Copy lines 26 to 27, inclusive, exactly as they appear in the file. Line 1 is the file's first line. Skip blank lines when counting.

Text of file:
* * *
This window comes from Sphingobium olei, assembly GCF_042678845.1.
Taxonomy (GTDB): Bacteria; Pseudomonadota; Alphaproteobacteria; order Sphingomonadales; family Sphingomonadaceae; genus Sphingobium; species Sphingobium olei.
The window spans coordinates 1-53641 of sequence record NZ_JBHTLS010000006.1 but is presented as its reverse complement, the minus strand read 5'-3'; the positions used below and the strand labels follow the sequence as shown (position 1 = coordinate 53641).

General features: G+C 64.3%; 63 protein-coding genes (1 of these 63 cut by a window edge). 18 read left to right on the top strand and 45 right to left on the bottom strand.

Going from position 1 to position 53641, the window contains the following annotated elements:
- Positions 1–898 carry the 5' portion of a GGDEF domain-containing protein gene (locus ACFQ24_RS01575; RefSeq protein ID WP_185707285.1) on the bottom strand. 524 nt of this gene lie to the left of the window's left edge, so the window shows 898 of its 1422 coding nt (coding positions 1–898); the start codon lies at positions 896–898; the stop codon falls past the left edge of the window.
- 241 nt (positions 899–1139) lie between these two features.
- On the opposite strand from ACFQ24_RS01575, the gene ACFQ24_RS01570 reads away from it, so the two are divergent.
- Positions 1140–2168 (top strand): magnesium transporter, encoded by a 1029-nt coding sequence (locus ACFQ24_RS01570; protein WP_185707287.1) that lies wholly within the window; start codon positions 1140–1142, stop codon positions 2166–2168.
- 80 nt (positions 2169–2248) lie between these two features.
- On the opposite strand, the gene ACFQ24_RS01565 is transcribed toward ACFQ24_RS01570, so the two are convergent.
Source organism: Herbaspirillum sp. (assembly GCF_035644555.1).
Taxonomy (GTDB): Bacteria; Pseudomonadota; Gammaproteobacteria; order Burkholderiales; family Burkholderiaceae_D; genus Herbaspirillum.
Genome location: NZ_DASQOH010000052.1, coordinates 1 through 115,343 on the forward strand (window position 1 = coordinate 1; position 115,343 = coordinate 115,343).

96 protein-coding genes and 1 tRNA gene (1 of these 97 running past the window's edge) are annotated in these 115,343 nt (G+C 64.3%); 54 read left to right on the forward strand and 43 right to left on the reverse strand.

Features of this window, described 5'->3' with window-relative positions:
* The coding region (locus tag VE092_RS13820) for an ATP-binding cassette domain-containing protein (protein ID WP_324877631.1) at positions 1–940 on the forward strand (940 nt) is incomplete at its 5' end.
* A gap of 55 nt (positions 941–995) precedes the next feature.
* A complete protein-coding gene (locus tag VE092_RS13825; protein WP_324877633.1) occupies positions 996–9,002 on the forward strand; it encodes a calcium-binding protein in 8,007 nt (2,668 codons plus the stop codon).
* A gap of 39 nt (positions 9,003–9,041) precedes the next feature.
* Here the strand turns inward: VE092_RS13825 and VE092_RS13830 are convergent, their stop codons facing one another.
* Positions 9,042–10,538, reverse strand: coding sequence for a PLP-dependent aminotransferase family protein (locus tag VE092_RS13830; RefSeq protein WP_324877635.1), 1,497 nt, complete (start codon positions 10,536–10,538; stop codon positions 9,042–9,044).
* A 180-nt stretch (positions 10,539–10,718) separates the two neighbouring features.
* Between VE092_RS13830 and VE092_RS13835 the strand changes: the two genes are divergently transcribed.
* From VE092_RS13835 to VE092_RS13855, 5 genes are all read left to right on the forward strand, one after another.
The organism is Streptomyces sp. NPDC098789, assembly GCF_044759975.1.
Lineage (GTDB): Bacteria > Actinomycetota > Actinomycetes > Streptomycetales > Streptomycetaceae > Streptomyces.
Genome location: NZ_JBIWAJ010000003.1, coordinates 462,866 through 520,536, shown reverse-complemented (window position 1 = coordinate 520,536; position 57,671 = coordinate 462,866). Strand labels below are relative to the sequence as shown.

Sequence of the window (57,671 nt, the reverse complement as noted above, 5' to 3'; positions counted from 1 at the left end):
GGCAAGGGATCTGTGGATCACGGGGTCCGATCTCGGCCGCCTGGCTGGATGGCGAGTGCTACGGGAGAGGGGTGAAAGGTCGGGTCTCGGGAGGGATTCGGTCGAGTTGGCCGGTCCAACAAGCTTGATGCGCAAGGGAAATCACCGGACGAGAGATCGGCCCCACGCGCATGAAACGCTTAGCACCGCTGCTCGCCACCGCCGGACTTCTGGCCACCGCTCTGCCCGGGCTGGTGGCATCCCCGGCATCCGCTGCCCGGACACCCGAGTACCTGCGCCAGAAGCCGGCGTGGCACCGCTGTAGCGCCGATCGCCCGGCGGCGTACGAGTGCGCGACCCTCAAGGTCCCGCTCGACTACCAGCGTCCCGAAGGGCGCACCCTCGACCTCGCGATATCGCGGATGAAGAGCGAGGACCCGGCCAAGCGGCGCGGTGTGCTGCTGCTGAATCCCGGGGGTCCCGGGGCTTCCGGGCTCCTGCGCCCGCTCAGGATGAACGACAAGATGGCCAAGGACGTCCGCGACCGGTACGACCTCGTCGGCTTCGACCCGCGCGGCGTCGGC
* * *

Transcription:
The organism is Streptomyces sp. NPDC098789, assembly GCF_044759975.1.
Lineage (GTDB): Bacteria > Actinomycetota > Actinomycetes > Streptomycetales > Streptomycetaceae > Streptomyces.